The 19-year-old mother clutched her newborn son as she arrived at the Ebola holding center. The child’s father was gone, and she had no family to help her. She knew she was dying. Nurse Donnell Tholley, 25, had seen hundreds like Fatu Turay in his work at Ebola clinics around the country. He knew to keep his distance — most patients would not make it, and any emotional connection would make the work even harder. But taken by her plight, he stopped to ask the name of her baby, who was just over a week old.
“Bobo,” she replied faintly — a term of endearment that translates as “my sweet boy.” “That’s not a real name, though,” Tholley replied. Impulsively, he grabbed a scrap of paper, wrote down his name and phone number, and gave it to her. Tholley moved on to other patients, and soon the woman was gone, whisked off to a treatment center along with the little boy.
About a week later, he received a phone call from a number he didn’t recognize. A nurse was on the line. Your wife is dying, she said. You must come to see her right away. There isn’t much time left. Tholley insisted he had no wife. But he recalled the woman he had met and thought: Could this be Fatu Turay?
By the time he got to the treatment center, her body had already been removed for burial. The baby boy was nowhere to be found. In the nurses’ hands, though, was the sheet of paper with Tholley’s information on it; Fatu Turay had clutched it as she lay dying, alone.
The Ebola epidemic killed nearly 4,000 Sierra Leoneans and left thousands of orphans. Some were placed with other family members or with neighbors who took them in. The rush to isolate and treat the sick, though, meant many were too fearful to take in the children whose parents had succumbed to the deadly virus.
Baby Turay, now only about 2 weeks old, was brought to a hospital in the capital, free of Ebola but still fighting for his life. He had no mother to nurse him and no one had money to buy him formula. When he wailed out of hunger, the nurses would inflate empty surgical gloves and tie them shut so he could suck on the fingers for comfort. Tholley eventually located the boy and went to see him. The nurses pleaded with him: If not you, then who will take this child? Without a parent, he will die.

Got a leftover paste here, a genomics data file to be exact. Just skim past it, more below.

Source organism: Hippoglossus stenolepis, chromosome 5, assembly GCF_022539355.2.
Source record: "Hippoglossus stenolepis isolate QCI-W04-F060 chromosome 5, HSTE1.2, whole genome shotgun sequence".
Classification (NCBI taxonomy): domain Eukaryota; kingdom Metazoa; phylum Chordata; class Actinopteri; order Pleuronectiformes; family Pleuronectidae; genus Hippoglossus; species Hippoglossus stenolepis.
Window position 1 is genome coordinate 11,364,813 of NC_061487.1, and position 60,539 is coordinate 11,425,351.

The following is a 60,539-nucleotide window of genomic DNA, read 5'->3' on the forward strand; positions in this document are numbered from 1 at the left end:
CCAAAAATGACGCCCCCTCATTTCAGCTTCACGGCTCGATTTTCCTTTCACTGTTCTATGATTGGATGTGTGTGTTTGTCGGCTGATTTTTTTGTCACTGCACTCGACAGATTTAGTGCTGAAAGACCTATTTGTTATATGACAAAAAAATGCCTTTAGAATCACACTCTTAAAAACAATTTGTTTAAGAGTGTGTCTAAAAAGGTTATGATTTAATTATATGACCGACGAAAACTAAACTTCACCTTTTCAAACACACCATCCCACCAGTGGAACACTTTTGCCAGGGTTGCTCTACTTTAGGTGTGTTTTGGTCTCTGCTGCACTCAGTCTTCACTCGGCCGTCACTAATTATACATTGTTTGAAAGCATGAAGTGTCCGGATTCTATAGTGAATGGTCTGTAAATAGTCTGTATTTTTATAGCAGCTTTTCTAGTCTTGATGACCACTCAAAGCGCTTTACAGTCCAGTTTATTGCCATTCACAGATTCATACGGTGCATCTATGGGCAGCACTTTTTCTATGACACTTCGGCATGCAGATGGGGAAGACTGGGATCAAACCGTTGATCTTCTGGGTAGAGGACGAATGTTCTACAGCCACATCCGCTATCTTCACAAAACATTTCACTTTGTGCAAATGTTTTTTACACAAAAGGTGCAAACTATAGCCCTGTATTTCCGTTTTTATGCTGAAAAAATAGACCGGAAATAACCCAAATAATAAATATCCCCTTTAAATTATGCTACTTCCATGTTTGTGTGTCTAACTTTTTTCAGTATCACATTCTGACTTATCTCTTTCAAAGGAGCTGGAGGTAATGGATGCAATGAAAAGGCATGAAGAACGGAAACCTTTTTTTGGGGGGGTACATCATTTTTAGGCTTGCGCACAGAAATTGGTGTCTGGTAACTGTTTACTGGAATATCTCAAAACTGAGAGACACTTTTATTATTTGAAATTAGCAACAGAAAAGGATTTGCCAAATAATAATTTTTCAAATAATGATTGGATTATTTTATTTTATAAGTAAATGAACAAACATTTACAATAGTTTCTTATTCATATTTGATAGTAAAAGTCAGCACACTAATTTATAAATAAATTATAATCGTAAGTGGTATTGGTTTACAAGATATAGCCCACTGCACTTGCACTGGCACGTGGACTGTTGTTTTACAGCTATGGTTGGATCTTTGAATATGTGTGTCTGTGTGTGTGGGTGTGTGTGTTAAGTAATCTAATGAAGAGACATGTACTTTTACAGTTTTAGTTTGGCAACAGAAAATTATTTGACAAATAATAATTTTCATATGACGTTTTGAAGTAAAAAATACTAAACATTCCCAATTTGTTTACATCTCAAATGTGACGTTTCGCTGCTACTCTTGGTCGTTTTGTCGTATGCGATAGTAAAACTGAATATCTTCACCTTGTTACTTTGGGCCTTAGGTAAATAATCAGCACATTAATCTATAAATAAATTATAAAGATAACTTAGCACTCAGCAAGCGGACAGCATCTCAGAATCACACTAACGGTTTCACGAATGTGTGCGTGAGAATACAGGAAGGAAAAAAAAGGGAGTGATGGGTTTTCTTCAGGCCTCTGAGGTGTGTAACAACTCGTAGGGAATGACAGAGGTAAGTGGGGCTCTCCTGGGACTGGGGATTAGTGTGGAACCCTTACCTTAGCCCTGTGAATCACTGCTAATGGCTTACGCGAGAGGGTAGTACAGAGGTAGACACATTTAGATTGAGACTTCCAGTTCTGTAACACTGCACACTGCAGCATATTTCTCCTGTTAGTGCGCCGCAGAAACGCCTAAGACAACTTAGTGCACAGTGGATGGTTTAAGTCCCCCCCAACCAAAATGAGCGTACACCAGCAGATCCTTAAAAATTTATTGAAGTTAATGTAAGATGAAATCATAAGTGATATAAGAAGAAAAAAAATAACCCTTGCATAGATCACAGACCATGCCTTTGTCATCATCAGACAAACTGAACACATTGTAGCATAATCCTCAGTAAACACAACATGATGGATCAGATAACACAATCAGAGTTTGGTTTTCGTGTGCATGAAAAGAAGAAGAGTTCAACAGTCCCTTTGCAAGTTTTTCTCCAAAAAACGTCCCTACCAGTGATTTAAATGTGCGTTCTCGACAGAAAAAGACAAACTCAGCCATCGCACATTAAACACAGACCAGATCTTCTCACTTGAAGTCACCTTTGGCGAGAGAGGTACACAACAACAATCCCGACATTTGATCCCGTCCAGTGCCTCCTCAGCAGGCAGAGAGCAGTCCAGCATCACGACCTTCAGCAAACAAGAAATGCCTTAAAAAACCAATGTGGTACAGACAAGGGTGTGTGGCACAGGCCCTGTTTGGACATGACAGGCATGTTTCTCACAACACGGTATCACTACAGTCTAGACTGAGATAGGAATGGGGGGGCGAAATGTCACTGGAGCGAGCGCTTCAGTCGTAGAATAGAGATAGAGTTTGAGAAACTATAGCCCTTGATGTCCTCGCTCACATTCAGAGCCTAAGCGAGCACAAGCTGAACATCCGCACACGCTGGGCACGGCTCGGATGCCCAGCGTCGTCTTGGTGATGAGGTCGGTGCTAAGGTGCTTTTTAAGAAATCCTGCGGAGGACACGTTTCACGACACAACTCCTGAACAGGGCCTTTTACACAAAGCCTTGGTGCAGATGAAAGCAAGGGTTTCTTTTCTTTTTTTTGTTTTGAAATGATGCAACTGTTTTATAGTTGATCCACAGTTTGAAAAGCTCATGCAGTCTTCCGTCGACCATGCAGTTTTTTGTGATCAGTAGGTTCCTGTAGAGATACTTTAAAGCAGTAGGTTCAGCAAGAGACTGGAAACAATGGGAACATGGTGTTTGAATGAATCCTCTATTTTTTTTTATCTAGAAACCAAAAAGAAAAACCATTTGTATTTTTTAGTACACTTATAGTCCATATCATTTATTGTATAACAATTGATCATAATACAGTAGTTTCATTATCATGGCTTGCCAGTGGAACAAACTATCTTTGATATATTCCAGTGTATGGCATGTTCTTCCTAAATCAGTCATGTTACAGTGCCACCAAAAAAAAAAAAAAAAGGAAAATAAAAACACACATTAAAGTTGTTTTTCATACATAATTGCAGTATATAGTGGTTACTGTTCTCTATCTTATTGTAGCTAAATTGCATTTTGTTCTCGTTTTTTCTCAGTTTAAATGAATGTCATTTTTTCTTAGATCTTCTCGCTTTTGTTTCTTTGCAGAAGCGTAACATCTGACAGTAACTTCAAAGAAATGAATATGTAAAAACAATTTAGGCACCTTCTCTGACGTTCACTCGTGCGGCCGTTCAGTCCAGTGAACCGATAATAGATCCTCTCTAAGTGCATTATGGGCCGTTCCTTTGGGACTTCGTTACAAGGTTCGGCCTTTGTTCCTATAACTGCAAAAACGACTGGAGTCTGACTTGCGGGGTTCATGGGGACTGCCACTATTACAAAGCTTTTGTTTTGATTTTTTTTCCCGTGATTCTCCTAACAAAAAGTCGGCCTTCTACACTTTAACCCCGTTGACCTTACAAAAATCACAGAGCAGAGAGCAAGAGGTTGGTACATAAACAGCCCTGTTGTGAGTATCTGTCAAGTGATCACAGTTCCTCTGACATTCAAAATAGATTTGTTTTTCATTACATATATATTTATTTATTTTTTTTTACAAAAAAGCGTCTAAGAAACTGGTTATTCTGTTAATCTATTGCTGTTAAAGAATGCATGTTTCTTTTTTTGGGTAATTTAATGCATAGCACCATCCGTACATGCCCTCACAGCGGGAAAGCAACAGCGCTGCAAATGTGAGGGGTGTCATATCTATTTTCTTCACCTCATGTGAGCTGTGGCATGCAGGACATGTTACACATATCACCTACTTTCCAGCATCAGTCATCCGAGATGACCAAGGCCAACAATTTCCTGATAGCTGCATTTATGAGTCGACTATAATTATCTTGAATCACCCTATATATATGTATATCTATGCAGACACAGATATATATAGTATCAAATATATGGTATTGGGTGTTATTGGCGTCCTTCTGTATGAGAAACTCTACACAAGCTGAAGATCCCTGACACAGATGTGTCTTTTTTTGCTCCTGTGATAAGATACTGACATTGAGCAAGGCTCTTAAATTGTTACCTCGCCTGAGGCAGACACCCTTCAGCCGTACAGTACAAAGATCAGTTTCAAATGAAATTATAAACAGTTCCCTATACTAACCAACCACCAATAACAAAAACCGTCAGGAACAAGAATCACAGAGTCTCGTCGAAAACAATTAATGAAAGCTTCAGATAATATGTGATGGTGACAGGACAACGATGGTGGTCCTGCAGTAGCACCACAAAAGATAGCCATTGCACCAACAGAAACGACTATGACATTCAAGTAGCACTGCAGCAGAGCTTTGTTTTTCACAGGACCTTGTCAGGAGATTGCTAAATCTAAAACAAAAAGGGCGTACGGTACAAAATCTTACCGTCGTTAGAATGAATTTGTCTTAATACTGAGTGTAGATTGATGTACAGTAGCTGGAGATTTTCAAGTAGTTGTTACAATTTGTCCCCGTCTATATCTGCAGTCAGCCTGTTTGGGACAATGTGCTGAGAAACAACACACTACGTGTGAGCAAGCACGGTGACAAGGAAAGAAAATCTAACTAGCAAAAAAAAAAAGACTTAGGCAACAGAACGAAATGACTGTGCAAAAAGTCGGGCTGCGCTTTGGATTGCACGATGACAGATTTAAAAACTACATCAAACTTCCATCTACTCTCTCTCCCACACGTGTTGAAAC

Tholley was working long hours. How could he care for a sick child? And yet the little boy’s fragility stuck with him even as he continued to treat other patients. The little boy’s ribs protruded through his skin. His tiny feet bore scars from the harsh disinfectant used to clean the Ebola wards where he got his start in life. “I kept thinking of this boy and how at his young age he had no one else,” he says.
He approached his own mother, Josephine Kadie Bangura, a former maternity ward nurse. Could he become a father? At first, she was frightened. Had the boy tested negative? Was it possible he had contracted the virus from his mother? She had raised two sons and two daughters of her own, and knew a thing or two about babies. Her heart melted. With his family’s support, Tholley decided to adopt the boy. He left the nurses at the hospital with about $200 to care for the child until arrangements could be made.
On Jan. 13, Donnell turned 26. A week later, the nurses brought the now 6-week-old baby to the family apartment in Freetown. He was greeted by his new grandmother and his great-grandmother, Marie, who calls him her “little husband.” “He had been crying so long at the hospital that at first he would open his mouth to cry and no sound would come out,” says Bangura, 53.
There were no adoption lawyers, no home studies done. The family still carefully keeps the only proof of their story — a well-worn piece of notebook paper on which a nurse from the hospital wrote in blue ball-point pen the names of all who witnessed the baby’s arrival at his new home: “The following nurses brought Donnell Emmanuel Sallieu Tholley home to me on the above date together with his father Donnell S. Tholley,” it says. Bangura signed the piece of paper.
They call the boy Junior. He’s 8 months old now. Tholley’s cell phone displays a picture of the two of them. Tholley, whose working hours have diminished as the epidemic has waned, wants to get married and have more children someday so his son will have brothers and sisters. “People say I made a brave decision,” he says. “The task is very hard, but God being our helper, up ’til now it is going very well.”